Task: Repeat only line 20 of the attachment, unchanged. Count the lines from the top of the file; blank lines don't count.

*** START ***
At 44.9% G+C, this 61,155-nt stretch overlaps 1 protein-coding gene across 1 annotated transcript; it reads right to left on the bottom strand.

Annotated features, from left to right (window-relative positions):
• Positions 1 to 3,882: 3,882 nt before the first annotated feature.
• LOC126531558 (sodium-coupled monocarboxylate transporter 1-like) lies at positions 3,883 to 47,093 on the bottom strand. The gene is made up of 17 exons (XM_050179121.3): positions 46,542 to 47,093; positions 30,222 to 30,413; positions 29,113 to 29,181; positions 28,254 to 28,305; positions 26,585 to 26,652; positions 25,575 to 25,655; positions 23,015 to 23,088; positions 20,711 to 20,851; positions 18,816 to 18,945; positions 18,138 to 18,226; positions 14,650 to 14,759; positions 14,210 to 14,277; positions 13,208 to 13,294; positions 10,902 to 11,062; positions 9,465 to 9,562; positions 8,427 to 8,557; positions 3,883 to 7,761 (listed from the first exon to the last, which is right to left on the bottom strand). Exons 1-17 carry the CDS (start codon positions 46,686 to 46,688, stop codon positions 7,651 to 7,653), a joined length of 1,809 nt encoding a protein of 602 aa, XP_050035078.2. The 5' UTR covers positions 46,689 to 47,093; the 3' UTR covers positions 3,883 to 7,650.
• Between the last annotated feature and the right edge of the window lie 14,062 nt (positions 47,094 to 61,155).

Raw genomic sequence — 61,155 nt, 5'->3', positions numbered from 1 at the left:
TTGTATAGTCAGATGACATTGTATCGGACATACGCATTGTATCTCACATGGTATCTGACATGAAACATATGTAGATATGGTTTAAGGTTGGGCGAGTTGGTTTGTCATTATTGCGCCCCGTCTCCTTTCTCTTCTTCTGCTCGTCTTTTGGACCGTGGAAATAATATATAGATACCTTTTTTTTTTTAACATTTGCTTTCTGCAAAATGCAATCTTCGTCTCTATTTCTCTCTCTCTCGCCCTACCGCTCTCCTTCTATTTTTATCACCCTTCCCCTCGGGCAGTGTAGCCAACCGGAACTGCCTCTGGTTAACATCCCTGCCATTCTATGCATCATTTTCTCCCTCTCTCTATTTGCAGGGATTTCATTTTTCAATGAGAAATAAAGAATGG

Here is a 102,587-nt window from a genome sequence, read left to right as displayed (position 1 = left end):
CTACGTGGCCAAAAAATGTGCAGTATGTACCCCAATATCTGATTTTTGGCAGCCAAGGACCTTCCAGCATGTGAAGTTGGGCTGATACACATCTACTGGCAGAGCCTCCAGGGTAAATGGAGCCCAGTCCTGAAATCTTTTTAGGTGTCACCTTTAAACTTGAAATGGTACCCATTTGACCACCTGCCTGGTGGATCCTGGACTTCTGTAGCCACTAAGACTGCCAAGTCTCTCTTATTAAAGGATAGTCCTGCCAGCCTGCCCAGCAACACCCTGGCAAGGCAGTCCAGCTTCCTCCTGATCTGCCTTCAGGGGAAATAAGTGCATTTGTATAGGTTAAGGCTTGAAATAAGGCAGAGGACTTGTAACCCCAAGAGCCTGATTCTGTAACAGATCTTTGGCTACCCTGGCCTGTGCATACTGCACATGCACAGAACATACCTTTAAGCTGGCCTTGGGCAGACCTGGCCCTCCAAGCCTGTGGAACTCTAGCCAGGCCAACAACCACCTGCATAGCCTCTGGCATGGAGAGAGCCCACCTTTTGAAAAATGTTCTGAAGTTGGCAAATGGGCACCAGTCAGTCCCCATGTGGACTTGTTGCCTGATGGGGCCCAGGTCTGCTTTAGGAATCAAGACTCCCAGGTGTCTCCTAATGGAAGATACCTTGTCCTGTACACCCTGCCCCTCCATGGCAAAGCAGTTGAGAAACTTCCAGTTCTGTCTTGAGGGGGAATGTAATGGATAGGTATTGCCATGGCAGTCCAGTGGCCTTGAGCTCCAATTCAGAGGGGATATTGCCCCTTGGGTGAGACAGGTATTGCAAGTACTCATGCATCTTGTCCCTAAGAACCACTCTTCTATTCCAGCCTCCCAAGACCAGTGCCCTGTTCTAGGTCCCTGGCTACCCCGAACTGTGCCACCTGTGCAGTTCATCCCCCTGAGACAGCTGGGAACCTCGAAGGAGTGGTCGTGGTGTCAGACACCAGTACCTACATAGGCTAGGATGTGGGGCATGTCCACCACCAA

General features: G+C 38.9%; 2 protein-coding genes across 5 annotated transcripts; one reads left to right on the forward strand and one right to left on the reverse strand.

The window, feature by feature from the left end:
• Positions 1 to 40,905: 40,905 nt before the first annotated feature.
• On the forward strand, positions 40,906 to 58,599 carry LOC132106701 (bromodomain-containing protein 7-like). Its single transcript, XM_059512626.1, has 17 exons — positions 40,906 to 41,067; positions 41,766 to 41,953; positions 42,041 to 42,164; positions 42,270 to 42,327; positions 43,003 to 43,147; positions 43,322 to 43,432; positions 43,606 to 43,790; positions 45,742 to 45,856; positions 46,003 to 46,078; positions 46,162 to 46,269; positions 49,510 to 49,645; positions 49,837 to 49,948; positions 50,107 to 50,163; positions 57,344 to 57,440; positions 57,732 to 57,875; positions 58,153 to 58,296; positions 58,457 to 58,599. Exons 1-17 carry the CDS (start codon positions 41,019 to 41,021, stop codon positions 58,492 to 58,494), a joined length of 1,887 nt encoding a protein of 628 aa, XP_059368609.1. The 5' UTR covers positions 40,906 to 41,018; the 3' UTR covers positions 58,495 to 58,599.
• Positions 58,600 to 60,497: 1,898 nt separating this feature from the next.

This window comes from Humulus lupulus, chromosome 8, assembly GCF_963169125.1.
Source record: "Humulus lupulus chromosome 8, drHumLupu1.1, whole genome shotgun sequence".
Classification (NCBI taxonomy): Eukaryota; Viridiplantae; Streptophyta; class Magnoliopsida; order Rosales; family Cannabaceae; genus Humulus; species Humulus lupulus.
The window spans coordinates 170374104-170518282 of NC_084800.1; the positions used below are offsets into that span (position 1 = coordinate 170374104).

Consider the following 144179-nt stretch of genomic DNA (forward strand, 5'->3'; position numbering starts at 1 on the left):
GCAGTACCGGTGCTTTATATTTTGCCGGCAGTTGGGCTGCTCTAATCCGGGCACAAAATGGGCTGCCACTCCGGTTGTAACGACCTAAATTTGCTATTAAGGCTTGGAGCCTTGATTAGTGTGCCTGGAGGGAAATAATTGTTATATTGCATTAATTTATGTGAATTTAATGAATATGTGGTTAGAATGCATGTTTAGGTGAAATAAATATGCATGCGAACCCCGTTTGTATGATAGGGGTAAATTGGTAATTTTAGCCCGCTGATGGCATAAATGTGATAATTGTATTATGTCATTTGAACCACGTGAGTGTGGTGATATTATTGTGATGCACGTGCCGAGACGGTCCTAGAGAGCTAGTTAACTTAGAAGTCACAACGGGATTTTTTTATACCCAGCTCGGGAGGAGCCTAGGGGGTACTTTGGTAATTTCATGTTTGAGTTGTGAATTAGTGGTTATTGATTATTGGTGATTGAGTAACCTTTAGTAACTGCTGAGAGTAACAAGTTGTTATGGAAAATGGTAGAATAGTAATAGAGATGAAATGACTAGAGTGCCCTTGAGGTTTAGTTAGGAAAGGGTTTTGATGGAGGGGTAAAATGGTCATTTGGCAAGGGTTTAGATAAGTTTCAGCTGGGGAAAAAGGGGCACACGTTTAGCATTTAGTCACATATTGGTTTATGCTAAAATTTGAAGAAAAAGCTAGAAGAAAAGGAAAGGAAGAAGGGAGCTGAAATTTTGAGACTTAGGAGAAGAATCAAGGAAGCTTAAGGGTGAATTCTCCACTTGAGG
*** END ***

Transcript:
GCAGTACCGGTGCTTTATATTTTGCCGGCAGTTGGGCTGCTCTAATCCGGGCACAAAATGGGCTGCCACTCCGGTTGTAACGACCTAAATTTGCTATTAAGGCTTGGAGCCTTGATTAGTGTGCCTGGAGGGAAATAATTGTTATATTGCATTAATTTATGTGAATTTAATGAATATGTGGTTAGAATGCATGTTTAGGTGAAATAAATATGCATGCGAACCCCGTTTGTATGATAGGGGTAAATTGGTAATTTTAGCCCGCTGATGGCATAAATGTGATAATTGTATTATGTCATTTGAACCACGTGAGTGTGGTGATATTATTGTGATGCACGTGCCGAGACGGTCCTAGAGAGCTAGTTAACTTAGAAGTCACAACGGGATTTTTTTATACCCAGCTCGGGAGGAGCCTAGGGGGTACTTTGGTAATTTCATGTTTGAGTTGTGAATTAGTGGTTATTGATTATTGGTGATTGAGTAACCTTTAGTAACTGCTGAGAGTAACAAGTTGTTATGGAAAATGGTAGAATAGTAATAGAGATGAAATGACTAGAGTGCCCTTGAGGTTTAGTTAGGAAAGGGTTTTGATGGAGGGGTAAAATGGTCATTTGGCAAGGGTTTAGATAAGTTTCAGCTGGGGAAAAAGGGGCACACGTTTAGCATTTAGTCACATATTGGTTTATGCTAAAATTTGAAGAAAAAGCTAGAAGAAAAGGAAAGGAAGAAGGGAGCTGAAATTTTGAGACTTAGGAGAAGAATCAAGGAAGCTTAAGGGTGAATTCTCCACTTGAGG